Numerical Methods with Worked Examples: Matlab Edition

Numerical Methods with Worked Examples: Matlab Edition

Language: English

Pages: 256

ISBN: 9400713657

Format: PDF / Kindle (mobi) / ePub


This book is for students following an introductory course in numerical methods, numerical techniques or numerical analysis. It introduces MATLAB as a computing environment for experimenting with numerical methods. It approaches the subject from a pragmatic viewpoint; theory is kept at a minimum commensurate with comprehensive coverage of the subject and it contains abundant worked examples which provide easy understanding through a clear and concise theoretical treatment. This edition places even greater emphasis on ‘learning by doing’ than the previous edition.

 

Fully documented MATLAB code for the numerical methods described in the book will be available as supplementary material to the book on http://extras.springer.com

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Introduction to Combinatorics

 

 

 

 

 

 

 

 

 

 

 

 

 

 

 

 

obtain the rest of the solution values we make use of the values that we already know. Substituting the value of x7 into (2.11) we have 3x6 + 8 = 17 and so x6 = 3. Now that we know x6 and x7 we can reduce (2.10) to an equation involving x5 only, to give x5 + 15 − 2 = 14, and so x5 = 1. Similarly we can determine x4 from (2.9) using 3x4 − 2 + 6 + 6 = 2, to give x4 = −2 23 . Finally, to complete the solution we substitute the known values for x5 and x6 into (2.8) to obtain 2x3 − 10 + 9 = 5 and

original coefficient matrix. We have from (2.71) x1 = 1− 6 1 6 = 0.1389 2.8 Gauss–Seidel Iteration 39 Table 2.4 Gauss–Seidel iteration, results Step x1 x2 x3 x4 x5 x6 ··· x10 1 0.1667 0.1667 0.1667 0.1667 0.1667 0.1667 ··· 0.1667 2 0.1389 0.1157 0.1196 0.1190 0.1191 0.1190 ··· 0.1468 3 0.1474 0.1222 0.1265 0.1257 0.1259 0.1258 ··· 0.1465 4 0.1463 0.1212 0.1255 0.1248 0.1249 0.1249 ··· 0.1464 5 0.1465 0.1213 0.1256 0.1249 0.1250 0.1250 ···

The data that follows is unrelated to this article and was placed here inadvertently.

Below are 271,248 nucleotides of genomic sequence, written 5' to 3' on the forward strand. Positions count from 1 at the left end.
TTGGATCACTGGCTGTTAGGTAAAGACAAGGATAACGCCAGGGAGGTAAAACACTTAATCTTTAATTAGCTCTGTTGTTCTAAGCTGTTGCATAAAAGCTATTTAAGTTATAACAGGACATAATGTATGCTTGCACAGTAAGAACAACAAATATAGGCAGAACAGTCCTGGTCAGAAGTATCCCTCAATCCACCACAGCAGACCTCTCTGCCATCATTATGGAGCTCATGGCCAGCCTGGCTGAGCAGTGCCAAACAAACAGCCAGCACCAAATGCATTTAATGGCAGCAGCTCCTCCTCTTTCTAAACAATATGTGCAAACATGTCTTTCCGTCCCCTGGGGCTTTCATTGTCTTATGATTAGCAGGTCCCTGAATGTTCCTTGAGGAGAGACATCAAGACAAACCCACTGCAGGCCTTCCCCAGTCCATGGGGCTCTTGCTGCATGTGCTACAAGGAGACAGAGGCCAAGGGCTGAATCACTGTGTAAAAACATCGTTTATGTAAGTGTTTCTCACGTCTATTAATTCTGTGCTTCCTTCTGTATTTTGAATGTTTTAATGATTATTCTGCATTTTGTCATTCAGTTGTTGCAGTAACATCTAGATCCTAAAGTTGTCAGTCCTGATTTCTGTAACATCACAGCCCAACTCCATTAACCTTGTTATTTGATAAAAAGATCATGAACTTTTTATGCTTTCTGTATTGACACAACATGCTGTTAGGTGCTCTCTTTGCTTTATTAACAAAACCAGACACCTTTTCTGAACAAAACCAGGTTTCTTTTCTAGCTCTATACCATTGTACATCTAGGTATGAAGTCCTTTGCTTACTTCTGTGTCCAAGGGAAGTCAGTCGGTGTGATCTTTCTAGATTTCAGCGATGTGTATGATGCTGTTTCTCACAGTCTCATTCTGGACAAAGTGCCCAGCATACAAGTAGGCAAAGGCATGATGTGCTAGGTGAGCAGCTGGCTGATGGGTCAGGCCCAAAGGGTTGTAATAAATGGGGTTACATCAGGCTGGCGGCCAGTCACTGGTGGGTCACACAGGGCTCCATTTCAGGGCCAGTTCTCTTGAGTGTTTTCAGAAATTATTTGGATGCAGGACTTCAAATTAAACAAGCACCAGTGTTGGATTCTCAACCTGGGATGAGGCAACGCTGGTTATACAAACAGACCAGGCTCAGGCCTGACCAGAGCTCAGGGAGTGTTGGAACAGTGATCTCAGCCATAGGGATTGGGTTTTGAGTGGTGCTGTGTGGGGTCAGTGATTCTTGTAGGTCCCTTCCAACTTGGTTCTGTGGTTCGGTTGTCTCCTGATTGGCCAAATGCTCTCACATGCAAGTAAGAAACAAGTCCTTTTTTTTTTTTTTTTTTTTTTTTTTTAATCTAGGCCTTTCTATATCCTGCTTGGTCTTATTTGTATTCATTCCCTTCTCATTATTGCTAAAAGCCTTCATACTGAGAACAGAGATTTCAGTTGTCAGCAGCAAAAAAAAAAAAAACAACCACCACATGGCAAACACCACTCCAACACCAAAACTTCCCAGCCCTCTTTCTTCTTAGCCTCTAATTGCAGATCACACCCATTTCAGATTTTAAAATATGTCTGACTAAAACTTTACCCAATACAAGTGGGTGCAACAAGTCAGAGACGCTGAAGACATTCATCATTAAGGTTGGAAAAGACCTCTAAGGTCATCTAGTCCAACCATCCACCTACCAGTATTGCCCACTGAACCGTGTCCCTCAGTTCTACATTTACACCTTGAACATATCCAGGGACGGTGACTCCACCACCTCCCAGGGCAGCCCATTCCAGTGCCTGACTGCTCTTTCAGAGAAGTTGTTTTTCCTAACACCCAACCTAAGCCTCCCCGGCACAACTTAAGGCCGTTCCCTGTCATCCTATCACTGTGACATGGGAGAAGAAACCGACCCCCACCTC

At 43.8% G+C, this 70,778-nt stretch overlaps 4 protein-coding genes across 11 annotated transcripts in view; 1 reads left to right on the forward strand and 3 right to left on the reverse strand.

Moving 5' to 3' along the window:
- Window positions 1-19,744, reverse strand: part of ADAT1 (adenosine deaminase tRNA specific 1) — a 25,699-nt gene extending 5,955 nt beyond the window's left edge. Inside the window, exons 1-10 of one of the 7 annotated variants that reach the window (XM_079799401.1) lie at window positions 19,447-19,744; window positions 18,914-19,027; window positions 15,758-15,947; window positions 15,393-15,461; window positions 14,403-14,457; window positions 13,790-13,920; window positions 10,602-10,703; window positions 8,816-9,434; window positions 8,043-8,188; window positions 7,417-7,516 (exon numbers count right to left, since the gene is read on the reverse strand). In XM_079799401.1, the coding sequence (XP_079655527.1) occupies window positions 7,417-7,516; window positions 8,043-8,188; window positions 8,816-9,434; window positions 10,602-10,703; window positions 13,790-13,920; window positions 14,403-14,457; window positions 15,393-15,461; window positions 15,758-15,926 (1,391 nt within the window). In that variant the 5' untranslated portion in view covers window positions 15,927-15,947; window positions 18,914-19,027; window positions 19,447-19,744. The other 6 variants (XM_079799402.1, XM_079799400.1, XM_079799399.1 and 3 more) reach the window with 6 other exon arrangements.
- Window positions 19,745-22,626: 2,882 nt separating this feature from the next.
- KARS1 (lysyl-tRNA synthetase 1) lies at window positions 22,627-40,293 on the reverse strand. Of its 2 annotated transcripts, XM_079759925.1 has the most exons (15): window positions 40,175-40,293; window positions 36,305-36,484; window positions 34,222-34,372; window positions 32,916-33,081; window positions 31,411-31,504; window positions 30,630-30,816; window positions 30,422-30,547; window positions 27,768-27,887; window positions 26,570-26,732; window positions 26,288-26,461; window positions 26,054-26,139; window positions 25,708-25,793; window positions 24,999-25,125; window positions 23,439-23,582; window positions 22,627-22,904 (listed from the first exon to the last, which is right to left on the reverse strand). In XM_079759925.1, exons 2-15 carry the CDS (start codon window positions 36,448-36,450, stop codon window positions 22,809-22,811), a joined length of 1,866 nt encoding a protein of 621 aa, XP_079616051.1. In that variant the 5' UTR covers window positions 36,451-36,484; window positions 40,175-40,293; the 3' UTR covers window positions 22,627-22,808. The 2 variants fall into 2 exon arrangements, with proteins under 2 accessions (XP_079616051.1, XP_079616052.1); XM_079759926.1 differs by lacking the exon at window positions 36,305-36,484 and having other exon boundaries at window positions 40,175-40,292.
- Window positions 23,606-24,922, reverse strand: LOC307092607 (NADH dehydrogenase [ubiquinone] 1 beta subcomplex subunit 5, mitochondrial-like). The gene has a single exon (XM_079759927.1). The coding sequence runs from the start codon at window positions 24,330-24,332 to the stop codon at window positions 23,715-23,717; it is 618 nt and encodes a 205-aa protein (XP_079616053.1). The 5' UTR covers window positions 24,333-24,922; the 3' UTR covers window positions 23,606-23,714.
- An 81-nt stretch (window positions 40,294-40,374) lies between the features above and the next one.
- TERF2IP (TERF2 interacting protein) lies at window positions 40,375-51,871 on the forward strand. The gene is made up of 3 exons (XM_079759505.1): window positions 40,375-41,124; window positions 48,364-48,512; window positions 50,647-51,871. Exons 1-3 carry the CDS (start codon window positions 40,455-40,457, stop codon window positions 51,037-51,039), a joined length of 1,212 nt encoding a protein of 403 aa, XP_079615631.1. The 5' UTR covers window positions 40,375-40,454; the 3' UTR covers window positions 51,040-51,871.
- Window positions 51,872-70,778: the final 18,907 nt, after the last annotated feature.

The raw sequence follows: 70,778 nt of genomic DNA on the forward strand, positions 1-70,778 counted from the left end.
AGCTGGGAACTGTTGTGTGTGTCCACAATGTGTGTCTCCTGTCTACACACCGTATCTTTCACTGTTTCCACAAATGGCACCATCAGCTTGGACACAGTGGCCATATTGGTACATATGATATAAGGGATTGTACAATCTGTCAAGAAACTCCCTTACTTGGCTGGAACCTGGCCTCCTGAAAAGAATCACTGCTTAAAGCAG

nonlinear equation. We start with an interval containing a root and divide it into a left and a right half. We decide which of the two halves contains a root and proceed with a further division of that half. We do this repeatedly until the interval containing a root is sufficiently narrowed down to meet the level of accuracy required. If we take the mid-point of the latest interval to be an approximation to a root, we can say that this is accurate to within ± half the width of the interval.

shown below. Noting that the decision variable d is already in single digit binary form, represent each of the problem variables, x1 , x2 and x3 as strings of four binary digits. u = [ 1 2 4 8 ]; % Use the continuation mark . . . for multi-line input A = [ 5*u 12*u 12*u 0; 10*u 7*u 16*u 0; 12*u 15*u 10*u 0; . . . 0*u 1*u 0*u 16; 0*u 0*u 1*u −16 ]; b = [ 120; 140; 180; 16; 0 ]; f = [ −200*u −400*u −550*u 0 ]; x = bintprog( f, A, b ) Deduce that the factory should make the switch and that retail

two variables and subject to more than one equality constraint. Table 8.14 has the details. The advantage of the method is that it generally avoids the problems of large σ values which are often found when using the simple penalty function method on the function to be minimised rather than its Lagrangian. A comparison of Tables 8.9 and 8.13 show how the multiplier penalty function method may avoid the problem of having to use very large σ values. Summary In this chapter we have looked at ways of

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